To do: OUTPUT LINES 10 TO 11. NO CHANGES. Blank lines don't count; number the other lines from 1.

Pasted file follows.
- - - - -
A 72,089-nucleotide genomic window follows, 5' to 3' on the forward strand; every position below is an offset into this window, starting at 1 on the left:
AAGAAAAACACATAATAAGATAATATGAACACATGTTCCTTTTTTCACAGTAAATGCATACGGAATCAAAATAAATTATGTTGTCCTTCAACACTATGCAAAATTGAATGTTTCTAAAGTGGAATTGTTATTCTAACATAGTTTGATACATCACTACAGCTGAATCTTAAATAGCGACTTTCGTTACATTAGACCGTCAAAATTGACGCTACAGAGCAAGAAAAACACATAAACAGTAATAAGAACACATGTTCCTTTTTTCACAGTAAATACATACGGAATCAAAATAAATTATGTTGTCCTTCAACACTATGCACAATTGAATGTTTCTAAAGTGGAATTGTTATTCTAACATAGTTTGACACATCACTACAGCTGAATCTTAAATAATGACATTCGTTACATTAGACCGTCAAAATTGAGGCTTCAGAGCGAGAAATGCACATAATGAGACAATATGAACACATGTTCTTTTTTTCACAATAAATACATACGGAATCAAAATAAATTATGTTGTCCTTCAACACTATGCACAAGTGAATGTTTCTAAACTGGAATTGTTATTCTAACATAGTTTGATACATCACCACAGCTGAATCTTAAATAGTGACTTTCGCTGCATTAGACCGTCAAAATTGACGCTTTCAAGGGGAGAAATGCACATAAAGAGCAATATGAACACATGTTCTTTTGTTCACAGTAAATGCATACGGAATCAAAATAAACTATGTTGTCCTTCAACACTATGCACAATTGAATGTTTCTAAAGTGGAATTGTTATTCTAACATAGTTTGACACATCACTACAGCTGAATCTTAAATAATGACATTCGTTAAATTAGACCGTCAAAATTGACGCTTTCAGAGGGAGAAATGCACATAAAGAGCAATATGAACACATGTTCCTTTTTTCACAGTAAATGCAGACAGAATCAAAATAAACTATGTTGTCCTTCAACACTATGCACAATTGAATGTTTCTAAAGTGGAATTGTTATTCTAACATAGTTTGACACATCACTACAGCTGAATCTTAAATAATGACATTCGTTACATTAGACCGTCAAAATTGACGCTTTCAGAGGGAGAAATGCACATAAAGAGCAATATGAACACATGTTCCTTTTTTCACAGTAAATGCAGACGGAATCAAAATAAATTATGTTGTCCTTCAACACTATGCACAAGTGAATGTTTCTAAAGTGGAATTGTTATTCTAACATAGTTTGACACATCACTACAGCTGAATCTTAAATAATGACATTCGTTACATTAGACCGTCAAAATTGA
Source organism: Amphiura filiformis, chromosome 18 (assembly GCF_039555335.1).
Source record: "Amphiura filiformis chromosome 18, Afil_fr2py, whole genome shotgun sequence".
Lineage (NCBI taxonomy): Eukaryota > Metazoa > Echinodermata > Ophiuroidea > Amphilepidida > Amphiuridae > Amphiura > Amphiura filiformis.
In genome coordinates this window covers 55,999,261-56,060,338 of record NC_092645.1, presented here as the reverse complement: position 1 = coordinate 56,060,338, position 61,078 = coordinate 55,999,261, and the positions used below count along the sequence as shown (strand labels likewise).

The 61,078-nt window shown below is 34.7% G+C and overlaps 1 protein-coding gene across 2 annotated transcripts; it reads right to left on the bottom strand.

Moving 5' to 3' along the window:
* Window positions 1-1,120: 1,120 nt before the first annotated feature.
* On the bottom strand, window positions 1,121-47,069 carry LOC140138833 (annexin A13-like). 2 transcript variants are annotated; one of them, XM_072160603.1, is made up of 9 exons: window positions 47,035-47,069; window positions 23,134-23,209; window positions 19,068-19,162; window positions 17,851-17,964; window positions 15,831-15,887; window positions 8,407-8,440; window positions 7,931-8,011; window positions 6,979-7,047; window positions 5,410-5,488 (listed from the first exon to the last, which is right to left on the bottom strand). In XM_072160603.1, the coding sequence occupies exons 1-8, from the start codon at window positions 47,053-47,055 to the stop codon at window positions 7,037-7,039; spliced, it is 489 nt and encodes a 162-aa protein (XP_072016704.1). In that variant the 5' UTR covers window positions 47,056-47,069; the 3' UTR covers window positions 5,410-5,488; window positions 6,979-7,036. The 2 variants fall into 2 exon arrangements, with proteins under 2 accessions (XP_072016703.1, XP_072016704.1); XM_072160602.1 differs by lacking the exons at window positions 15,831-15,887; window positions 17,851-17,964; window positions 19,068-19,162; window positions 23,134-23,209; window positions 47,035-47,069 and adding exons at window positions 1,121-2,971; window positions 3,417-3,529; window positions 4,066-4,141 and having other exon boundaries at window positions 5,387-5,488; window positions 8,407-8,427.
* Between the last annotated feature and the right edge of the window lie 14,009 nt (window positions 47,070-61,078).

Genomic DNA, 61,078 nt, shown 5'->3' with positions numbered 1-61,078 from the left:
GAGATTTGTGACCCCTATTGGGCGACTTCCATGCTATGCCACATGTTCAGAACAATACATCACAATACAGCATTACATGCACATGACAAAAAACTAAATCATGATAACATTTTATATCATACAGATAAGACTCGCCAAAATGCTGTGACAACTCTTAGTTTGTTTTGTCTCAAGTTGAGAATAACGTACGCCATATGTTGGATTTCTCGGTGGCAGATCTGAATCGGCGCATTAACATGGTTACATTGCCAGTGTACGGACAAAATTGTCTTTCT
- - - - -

* On the bottom strand, window positions 1,121-47,069 carry LOC140138833 (annexin A13-like). 2 transcript variants are annotated; one of them, XM_072160603.1, is made up of 9 exons: window positions 47,035-47,069; window positions 23,134-23,209; window positions 19,068-19,162; window positions 17,851-17,964; window positions 15,831-15,887; window positions 8,407-8,440; window positions 7,931-8,011; window positions 6,979-7,047; window positions 5,410-5,488 (listed from the first exon to the last, which is right to left on the bottom strand). In XM_072160603.1, the coding sequence occupies exons 1-8, from the start codon at window positions 47,053-47,055 to the stop codon at window positions 7,037-7,039; spliced, it is 489 nt and encodes a 162-aa protein (XP_072016704.1). In that variant the 5' UTR covers window positions 47,056-47,069; the 3' UTR covers window positions 5,410-5,488; window positions 6,979-7,036. The 2 variants fall into 2 exon arrangements, with proteins under 2 accessions (XP_072016703.1, XP_072016704.1); XM_072160602.1 differs by lacking the exons at window positions 15,831-15,887; window positions 17,851-17,964; window positions 19,068-19,162; window positions 23,134-23,209; window positions 47,035-47,069 and adding exons at window positions 1,121-2,971; window positions 3,417-3,529; window positions 4,066-4,141 and having other exon boundaries at window positions 5,387-5,488; window positions 8,407-8,427.
* Between the last annotated feature and the right edge of the window lie 14,009 nt (window positions 47,070-61,078).